I look at the various blurbs surrounding Phoenix Point, and I see a lot of talk about the complex procedurally-generated world and faction layout and the enemy evolution system that will make your standard enemies spontaneously grow a third arse if you prove to be particularly afraid of arses, etc., and I wonder how much all the big talk about behind-the-scenes guff matters when weighed against my initial experience of the game; that is, I flew around Africa for a while and got into eight or nine "protect the resources" combat missions that all seem to be taking place in the exact same junkyard. Still, you probably already know if you're the sort of person who will buy Phoenix Point; you like complex strategy to the point of getting weirdly defensive about it, and you're not one of those people who shuns Epic Store exclusives because you've picked that as the arbitrary "bridge too far" for an industry that has been mired for years in anti-consumer practice so greasy that coin-op arcade game designers feel an urgent need to shower.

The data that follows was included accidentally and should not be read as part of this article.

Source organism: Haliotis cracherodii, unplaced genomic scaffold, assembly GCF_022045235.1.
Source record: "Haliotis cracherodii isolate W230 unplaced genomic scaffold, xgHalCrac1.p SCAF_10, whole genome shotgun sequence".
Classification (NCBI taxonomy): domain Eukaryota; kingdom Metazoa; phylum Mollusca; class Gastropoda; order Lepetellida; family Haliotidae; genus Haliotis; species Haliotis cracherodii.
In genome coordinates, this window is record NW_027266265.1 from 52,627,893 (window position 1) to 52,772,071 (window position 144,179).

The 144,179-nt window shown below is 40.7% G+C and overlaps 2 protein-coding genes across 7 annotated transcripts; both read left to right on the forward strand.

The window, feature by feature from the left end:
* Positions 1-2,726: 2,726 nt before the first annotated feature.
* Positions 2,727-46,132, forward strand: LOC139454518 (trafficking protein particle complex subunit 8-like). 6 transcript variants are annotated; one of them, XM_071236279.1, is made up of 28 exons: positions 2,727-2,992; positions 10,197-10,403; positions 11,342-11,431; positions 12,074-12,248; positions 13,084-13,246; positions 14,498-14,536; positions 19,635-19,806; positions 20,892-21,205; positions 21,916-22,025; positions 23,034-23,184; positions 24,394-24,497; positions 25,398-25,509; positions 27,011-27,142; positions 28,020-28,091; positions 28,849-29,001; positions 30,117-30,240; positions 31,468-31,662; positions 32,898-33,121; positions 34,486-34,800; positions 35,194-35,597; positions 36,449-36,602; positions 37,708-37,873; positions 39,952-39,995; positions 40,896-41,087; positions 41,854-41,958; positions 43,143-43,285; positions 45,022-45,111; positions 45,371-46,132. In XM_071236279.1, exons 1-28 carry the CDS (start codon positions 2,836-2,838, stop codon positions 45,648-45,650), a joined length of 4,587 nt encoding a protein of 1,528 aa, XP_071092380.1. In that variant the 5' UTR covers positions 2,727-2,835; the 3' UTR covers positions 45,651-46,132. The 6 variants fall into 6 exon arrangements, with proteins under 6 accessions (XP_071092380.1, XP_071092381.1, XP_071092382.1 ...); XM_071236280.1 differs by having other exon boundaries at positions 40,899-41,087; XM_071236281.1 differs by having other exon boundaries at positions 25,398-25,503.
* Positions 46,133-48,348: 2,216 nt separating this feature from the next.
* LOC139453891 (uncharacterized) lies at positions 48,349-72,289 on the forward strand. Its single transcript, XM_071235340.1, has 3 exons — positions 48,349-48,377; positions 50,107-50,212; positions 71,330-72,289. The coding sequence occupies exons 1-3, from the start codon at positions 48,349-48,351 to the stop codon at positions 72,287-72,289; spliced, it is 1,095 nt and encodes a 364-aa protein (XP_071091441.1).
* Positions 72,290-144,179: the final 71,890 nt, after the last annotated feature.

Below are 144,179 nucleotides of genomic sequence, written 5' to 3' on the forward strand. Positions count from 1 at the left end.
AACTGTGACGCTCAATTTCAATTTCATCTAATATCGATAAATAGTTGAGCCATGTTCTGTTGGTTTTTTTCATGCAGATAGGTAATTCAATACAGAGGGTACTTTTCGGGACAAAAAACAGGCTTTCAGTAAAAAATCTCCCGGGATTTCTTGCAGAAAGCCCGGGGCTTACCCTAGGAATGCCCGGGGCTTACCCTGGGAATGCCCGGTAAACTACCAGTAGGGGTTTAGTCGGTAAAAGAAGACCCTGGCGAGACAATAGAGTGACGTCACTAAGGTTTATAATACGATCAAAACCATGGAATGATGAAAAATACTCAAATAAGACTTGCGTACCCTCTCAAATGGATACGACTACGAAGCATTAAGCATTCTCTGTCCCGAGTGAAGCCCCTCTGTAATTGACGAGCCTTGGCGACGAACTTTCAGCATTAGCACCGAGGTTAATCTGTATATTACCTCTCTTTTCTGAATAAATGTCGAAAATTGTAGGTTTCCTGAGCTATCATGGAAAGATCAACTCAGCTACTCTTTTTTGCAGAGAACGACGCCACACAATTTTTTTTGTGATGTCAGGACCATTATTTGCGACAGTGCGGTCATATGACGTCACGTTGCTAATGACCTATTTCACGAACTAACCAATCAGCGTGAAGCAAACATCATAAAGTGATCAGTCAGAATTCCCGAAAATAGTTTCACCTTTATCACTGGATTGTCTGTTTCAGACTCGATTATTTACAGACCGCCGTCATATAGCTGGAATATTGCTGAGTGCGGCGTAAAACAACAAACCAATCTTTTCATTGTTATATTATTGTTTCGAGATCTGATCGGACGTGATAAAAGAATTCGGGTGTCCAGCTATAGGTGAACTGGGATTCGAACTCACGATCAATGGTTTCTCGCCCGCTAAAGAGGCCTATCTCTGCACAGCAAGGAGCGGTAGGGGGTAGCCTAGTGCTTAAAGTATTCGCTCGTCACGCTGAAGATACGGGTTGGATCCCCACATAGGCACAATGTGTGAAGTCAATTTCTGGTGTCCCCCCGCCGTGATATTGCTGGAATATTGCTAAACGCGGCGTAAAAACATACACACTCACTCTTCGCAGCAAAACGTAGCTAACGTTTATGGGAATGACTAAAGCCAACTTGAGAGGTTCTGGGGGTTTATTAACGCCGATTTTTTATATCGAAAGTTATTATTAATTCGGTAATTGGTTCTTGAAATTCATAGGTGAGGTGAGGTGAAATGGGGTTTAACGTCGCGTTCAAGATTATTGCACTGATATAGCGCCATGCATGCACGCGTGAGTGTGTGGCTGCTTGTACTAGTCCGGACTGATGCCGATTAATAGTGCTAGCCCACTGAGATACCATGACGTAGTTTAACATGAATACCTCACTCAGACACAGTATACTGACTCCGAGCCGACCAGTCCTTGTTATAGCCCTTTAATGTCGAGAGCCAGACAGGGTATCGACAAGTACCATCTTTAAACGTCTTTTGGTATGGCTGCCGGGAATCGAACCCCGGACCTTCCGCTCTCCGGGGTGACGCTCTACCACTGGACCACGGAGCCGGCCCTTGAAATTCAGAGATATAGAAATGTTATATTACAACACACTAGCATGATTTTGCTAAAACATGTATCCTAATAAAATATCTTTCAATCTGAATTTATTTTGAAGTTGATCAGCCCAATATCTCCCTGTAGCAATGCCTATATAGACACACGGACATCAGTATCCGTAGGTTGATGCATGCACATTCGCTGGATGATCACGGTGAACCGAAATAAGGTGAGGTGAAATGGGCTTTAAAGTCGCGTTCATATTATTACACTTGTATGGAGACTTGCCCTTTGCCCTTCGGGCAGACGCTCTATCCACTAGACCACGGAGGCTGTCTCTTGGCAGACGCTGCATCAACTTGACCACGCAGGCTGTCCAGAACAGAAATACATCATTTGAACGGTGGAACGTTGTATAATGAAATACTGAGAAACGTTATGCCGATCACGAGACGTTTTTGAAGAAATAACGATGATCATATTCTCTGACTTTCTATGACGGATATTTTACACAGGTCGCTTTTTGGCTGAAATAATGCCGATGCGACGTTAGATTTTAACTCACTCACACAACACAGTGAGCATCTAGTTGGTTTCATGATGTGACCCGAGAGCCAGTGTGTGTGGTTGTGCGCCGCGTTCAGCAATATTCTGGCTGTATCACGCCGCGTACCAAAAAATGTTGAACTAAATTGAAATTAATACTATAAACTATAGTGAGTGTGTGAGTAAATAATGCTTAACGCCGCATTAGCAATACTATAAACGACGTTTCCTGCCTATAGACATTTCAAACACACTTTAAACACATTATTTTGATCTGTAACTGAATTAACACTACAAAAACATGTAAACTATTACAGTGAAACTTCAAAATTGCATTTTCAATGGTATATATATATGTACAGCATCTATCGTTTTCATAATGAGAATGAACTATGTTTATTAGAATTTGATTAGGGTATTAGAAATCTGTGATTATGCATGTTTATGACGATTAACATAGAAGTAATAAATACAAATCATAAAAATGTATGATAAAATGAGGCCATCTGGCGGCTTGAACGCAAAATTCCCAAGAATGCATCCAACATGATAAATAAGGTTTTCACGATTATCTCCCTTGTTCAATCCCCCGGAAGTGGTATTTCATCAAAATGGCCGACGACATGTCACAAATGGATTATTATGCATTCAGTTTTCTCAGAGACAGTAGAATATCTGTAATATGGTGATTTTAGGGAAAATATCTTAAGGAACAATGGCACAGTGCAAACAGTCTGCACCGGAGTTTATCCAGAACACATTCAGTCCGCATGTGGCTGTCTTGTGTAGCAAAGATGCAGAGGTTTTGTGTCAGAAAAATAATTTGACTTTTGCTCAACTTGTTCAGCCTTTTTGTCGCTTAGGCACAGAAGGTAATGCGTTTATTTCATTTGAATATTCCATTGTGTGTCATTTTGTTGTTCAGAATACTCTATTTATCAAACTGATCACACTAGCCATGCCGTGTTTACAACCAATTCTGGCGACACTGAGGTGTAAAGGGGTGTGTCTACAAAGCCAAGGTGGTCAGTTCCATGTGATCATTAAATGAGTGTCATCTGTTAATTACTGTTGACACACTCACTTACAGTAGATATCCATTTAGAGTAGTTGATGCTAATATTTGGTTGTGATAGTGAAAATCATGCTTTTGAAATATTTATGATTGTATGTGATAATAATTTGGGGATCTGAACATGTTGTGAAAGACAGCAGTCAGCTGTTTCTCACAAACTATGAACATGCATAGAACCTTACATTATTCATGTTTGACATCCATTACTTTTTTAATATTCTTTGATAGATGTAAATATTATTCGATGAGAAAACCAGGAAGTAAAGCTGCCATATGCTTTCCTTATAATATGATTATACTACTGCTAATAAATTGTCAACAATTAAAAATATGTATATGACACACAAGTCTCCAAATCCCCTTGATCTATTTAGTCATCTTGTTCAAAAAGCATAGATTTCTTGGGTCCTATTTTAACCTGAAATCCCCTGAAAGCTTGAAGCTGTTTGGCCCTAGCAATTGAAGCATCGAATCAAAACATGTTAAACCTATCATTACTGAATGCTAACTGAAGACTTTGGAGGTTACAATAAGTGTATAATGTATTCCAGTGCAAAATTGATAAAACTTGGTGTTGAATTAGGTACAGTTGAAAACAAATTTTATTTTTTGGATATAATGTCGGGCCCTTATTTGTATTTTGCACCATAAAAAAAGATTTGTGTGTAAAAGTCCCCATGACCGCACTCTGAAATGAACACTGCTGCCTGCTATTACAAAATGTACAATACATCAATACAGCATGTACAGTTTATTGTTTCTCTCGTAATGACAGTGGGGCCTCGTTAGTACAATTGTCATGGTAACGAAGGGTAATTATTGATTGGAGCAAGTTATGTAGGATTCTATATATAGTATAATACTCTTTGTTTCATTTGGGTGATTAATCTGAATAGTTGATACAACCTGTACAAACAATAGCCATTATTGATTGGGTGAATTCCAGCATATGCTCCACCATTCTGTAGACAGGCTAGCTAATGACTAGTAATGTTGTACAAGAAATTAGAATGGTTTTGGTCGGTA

So, our second game this week is Bug Fables by Moonsprout Games, which is Paper Mario. There's no being coy about this one; it's a new game in the "Games Exactly Like Paper Mario" genre. The main appreciable difference is that you're a party of insects adventuring in an insect kingdom. "Ah, so would you say it's Paper Mario crossed with Hollow Knight, Yahtzee?" No, I'd say it's Paper Mario crossed with Paper Mario; same mix of puzzle-platforming and turn-based combat where you press timed buttons to do the combat slightly more so, same cartoony world, same menu, same badge system, same cooking system. It even does that thing where the characters spin on their axes to turn around like they're paper cutouts, even though they're not supposed to be two-dimensional in this context, unless they all recently escaped from a mad entomologist's book of pressings.